Christine Hunsicker, CEO of clothing rental company Gwynnie Bee, knew she had a good problem on her hands when the laundry services her company used were having trouble keeping up with their orders. But she also knew it was a problem she had to manage, or her growing startup would have problems retaining customers who weren’t getting their orders in time.
How to grow quickly but also sustainably is a tricky question for any entrepreneur: too slow and the business fails, too fast and the company can’t keep up with demand.
Too much growth “absolutely could have killed our business,” says Hunsicker, who is also the CEO of technology platform CaaStle, speaking at a panel at the Fast Company Innovation Festival in New York City on Tuesday. “And so we made sure we understood exactly how we were getting people and what kind of escape hatches we would have if things started to go one way or another.”
“For the first four years, we actually kept growth very metered, and made sure we had channels we could throttle at all times,” she says. “If we started to take off for some reason, like a Today Show mention, we could pull back . . . and make sure we were keeping the growth really consistent and never get ahead of what percentage we were looking to target.”
The secret she and three other CEOs made clear was to make sure you are growing as part of a sustainable plan, and not at the behest of investors–or says Katherine Power, CEO of marketing and consumer brands company Clique, out of a perceived need to keep up with competitors.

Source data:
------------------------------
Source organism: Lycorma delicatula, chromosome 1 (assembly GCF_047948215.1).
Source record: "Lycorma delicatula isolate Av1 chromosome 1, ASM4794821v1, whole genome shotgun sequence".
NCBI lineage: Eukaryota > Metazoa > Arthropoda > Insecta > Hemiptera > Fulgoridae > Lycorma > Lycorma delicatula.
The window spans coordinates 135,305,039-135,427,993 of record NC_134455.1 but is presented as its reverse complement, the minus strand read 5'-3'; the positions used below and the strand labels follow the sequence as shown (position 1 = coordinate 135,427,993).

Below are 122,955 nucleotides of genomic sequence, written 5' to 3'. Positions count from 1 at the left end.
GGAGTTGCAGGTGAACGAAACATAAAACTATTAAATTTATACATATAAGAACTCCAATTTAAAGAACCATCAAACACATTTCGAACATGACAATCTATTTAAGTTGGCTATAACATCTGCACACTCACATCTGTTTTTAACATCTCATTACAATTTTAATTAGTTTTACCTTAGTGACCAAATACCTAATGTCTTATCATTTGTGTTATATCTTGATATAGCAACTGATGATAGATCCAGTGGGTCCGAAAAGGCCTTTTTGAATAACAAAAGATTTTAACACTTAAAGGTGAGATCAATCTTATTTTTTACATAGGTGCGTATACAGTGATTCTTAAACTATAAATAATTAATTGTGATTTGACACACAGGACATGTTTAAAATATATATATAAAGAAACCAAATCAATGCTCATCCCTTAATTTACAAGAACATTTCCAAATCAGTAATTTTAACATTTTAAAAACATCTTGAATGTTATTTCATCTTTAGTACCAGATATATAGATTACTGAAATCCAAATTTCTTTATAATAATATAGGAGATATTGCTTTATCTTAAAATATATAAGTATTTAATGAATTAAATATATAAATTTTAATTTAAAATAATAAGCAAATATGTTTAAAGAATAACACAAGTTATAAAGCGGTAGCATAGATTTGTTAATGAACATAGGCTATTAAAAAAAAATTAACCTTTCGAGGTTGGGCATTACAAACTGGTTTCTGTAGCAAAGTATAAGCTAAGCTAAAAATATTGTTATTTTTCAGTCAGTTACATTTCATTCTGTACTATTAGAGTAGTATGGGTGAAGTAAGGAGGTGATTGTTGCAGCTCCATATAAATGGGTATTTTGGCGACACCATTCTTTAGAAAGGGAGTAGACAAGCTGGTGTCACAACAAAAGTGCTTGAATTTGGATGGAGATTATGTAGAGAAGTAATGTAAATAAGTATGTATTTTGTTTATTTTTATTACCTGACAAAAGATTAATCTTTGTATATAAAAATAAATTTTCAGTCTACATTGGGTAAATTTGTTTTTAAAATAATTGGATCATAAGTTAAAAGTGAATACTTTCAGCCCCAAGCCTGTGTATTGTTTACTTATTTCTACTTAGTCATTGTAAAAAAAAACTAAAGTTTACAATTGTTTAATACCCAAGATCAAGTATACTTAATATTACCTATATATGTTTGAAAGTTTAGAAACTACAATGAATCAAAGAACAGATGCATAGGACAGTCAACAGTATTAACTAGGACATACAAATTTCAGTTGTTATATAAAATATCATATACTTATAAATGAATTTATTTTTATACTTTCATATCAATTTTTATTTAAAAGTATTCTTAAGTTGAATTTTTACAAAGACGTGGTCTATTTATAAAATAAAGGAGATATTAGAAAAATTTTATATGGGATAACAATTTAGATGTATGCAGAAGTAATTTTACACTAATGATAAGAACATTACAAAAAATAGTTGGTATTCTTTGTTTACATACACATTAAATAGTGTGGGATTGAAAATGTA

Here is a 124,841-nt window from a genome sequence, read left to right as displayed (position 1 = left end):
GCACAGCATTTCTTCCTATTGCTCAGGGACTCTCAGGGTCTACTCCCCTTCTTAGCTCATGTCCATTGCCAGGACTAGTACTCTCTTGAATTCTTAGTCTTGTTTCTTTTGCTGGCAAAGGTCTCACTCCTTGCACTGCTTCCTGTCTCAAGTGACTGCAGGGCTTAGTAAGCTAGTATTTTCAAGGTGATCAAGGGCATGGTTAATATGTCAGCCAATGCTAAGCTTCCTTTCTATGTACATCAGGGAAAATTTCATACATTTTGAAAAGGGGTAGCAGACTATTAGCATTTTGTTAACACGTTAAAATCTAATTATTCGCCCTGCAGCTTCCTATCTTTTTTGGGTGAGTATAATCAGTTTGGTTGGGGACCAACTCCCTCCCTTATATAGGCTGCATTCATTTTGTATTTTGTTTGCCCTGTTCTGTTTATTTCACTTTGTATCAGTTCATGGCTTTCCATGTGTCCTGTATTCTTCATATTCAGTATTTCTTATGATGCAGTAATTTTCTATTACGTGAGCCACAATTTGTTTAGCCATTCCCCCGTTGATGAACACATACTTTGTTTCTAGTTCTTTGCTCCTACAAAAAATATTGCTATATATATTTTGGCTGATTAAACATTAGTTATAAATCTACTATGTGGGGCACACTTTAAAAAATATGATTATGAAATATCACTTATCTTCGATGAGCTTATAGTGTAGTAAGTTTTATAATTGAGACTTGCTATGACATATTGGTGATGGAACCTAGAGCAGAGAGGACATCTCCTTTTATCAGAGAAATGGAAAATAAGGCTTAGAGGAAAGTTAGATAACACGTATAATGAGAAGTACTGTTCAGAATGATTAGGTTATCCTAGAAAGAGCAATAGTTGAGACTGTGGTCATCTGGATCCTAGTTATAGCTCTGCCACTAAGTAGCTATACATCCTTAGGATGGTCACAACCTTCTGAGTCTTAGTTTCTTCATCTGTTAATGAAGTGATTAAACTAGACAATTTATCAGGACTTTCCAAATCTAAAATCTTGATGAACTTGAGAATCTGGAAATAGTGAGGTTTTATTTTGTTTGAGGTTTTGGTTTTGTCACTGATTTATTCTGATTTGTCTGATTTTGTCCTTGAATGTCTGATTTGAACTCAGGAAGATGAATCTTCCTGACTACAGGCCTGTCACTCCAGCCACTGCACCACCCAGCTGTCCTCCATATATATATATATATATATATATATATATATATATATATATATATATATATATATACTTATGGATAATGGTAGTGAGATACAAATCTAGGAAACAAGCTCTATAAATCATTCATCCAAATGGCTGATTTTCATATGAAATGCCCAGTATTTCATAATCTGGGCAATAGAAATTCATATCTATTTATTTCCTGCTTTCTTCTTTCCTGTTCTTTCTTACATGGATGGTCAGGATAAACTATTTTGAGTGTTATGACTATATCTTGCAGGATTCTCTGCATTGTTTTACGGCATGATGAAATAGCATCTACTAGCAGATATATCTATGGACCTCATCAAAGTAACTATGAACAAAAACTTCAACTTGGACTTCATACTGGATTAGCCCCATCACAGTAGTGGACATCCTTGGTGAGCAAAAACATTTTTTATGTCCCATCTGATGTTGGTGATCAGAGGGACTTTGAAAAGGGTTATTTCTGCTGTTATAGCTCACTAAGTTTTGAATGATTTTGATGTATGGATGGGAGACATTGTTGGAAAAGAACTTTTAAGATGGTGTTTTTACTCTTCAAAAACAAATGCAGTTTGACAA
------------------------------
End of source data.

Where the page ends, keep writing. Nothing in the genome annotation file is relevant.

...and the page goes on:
Power bootstrapped her company for the first six years before taking any outside investment. “We were tempted to grow much faster and raise a bunch of money,” she says. “I definitely looked around at other e-commerce players and thought, ‘Why aren’t we at that level? They’re getting all this press and hundreds and hundreds of millions of dollars.’ And those businesses have since gone out of business.”
Taking the money that’s headed in the same direction
The issue is that tech companies have set incredibly high expectations for all companies, even if the business model is different and responsible growth is the goal. “That type of exponential growth, reflected in a business where you have people and physical space to manage, can be a challenge,” says Chris Kelly, president and cofounder of real estate startup Convene. “It’s just like driving a car faster: At some point there becomes a speed where you can’t go through the twists and turns responsibly anymore.”
And while not every company can make it without outside investment–and the pressures for growth that come with it–it’s still possible to make sure those investors are on board with a plan for managed growth. It just means being willing to walk away.
Marcela Sapone, the CEO of in-home hospitality company Hello Alfred, explains that her company’s model, from the start, was to use only full-time employees, not contractors. When a prospective investor demanded she change the model, she held firm. She lost the investment, but feels that standing by her values led to more sustainable growth.
“Long term, when you align your investors to your personal values and to the ultimate vision that you have, you’re setting yourself up for success,” she says. “So don’t just take any money. Take money that’s headed in the same direction.